Oxford Sinfonia's summer concert at St Mary the Virgin programmed Mozart with Mahler, an interesting combination, especially since the Mahler 1st Symphony came in a slimmed-down guise for a more modest orchestra than the huge numbers for which Mahler symphonies habitually call.
We commenced with W.A. Mozart's famous Clarinet Concerto in A major with soloist Matthew Scott, an alumnus of and winner of glittering prizes at the Royal Academy of Music. Mr Scott was playing a basset clarinet, purchased, so he told me, not too long ago from the specialist wind instrument makers Howarth of London. Because of its extra length the player requires a little sling to hold it. The basset clarinet's lower range extends to written C, so intruding squarely into bassoon territory. Mr Scott, in a patterned navy-blue shirt, played his out-of-the-ordinary instrument to great effect, extracting from it a rich sound, most concentrated in the 'adagio' which commenced with a delicate intervention from the horns and growling cellos, but equally evident in the briskly modulated transitions and section closings of the 'allegro'. In this he had to articulate descending arpeggios right down to the extreme lower register; here and elsewhere he made his slick fingering and sculpted phrases seem effortless.
The orchestra's string section for the most part backed Mr Scott up effectively, though in the violin duet in the 'rondo' I found their sound rather stilted. Conditions for soloist and conductor were quite demanding since on this sticky summer evening the church interior was very hot and airless; conditions that no doubt challenged the ability of the soloist to produce the smooth breathing control that one hopes for and that gratifyingly we received from this dreamy music.
In the interval there was time to explore some of the numerous funerary stone tablets in the church: I discovered that John Radcliffe was buried in 1714 in the chancel. He was principal physician to Queen Anne (though apparently unable to assist in any of her 17 pregnancies producing a child who would live beyond the age of two) and founded the hospital that still bears his name.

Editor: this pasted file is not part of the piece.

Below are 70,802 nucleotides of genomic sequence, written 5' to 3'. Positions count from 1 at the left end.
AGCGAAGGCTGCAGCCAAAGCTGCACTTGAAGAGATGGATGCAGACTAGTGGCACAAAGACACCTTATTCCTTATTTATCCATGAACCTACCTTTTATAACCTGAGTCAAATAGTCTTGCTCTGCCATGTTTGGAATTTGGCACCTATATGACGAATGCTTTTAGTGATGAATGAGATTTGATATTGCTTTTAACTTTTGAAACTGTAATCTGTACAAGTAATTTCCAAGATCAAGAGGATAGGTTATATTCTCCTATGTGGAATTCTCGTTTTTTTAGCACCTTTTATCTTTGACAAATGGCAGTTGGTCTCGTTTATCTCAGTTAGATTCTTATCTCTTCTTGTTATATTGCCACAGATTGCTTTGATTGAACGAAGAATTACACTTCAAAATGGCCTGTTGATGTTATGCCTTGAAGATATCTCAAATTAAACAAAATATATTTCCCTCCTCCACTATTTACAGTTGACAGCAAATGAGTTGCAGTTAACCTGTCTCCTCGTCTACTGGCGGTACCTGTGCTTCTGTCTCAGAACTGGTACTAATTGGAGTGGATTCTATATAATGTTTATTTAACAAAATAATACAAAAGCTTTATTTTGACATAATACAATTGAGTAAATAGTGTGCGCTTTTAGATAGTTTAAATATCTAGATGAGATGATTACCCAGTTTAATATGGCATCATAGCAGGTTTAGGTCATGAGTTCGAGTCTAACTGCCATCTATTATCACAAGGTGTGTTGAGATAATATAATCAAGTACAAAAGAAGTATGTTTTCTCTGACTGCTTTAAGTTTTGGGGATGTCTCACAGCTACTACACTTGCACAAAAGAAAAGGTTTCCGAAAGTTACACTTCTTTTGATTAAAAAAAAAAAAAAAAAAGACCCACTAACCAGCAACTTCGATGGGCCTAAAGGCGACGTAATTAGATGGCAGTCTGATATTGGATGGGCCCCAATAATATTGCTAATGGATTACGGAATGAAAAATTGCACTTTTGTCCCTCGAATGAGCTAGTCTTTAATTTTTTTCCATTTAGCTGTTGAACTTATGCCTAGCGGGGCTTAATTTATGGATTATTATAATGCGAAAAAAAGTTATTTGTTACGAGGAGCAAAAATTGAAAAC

Mahler's 1st Symphony was here arranged by Klaus Simon, and completed in 2006. I thought it stayed true to the character of the original which ordinarily calls for getting on for double the 41 players here in the Sinfonia. We had a single percussionist, trumpet and oboe, and only five cellos, but with a piano and harmonium doing the duty of replacing some of the lost textures. I enjoyed listening to Mahler’s drama and subtleties through fresh ears. I believe there's another arrangement by Erwin Stein out there, but it omits both the horn and bassoon. Mahler without at least one horn? Unthinkable!
The familiar, whispered start from the violins produced a "sound of nature", perhaps the waking up at the crack of dawn of a hay meadow on a May morning, and a sense of nature holding its breath. The movement ended with a few brassy chords from Diana Hinds' piano. The insistent scherzo introduced what the programme notes called its "galumphing rhythm" with the cellos sawing away at a staccato musical figure, full of driving downbeats that propelled the music forward, and was taken by conductor David Crown satisfyingly con moto. He was an unshowy figure with the baton, avoiding expansive gestures but attending to each section of his band and with care to the requirements of the marked tempo. There was never that feeling of rush which can be tempting for an amateur orchestra when confronted by an extended piece like this.
In the 'moderato' we heard soft piano notes combining with a solo double bass playing, of all things, the tune of the French nursery song 'Frere Jacques' which was then taken up by first the bassoons and then the cellos. The arching, halting theme that develops from it has a distinct feel to it of Russian music, I thought; Glazunov, perhaps, or Mussorgsky. The final movement blazed away with a discordant blast from the brass, timpani and cymbals that had affinities with, much later on, the clarion call that gradually spread over the whole orchestra and provided an inspiring end.